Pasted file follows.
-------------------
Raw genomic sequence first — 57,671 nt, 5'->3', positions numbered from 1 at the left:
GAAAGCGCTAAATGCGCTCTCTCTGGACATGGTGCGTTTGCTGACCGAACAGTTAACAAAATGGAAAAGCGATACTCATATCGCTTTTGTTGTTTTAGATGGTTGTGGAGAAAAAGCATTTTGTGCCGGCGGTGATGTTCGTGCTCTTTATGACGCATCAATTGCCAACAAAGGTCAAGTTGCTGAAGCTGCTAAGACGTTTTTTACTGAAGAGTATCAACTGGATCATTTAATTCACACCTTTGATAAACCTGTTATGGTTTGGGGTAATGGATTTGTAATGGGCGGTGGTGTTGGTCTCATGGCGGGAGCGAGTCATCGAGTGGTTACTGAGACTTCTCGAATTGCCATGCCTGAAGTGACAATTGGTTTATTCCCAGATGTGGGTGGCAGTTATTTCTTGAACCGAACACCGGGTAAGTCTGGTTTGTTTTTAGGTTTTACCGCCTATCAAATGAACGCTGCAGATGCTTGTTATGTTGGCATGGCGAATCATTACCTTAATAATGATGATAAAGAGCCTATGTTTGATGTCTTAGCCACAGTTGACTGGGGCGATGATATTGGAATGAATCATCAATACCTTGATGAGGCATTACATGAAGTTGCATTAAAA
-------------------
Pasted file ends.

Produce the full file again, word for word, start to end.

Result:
Raw genomic sequence first — 57,671 nt, 5'->3', positions numbered from 1 at the left:
GAAAGCGCTAAATGCGCTCTCTCTGGACATGGTGCGTTTGCTGACCGAACAGTTAACAAAATGGAAAAGCGATACTCATATCGCTTTTGTTGTTTTAGATGGTTGTGGAGAAAAAGCATTTTGTGCCGGCGGTGATGTTCGTGCTCTTTATGACGCATCAATTGCCAACAAAGGTCAAGTTGCTGAAGCTGCTAAGACGTTTTTTACTGAAGAGTATCAACTGGATCATTTAATTCACACCTTTGATAAACCTGTTATGGTTTGGGGTAATGGATTTGTAATGGGCGGTGGTGTTGGTCTCATGGCGGGAGCGAGTCATCGAGTGGTTACTGAGACTTCTCGAATTGCCATGCCTGAAGTGACAATTGGTTTATTCCCAGATGTGGGTGGCAGTTATTTCTTGAACCGAACACCGGGTAAGTCTGGTTTGTTTTTAGGTTTTACCGCCTATCAAATGAACGCTGCAGATGCTTGTTATGTTGGCATGGCGAATCATTACCTTAATAATGATGATAAAGAGCCTATGTTTGATGTCTTAGCCACAGTTGACTGGGGCGATGATATTGGAATGAATCATCAATACCTTGATGAGGCATTACATGAAGTTGCATTAAAA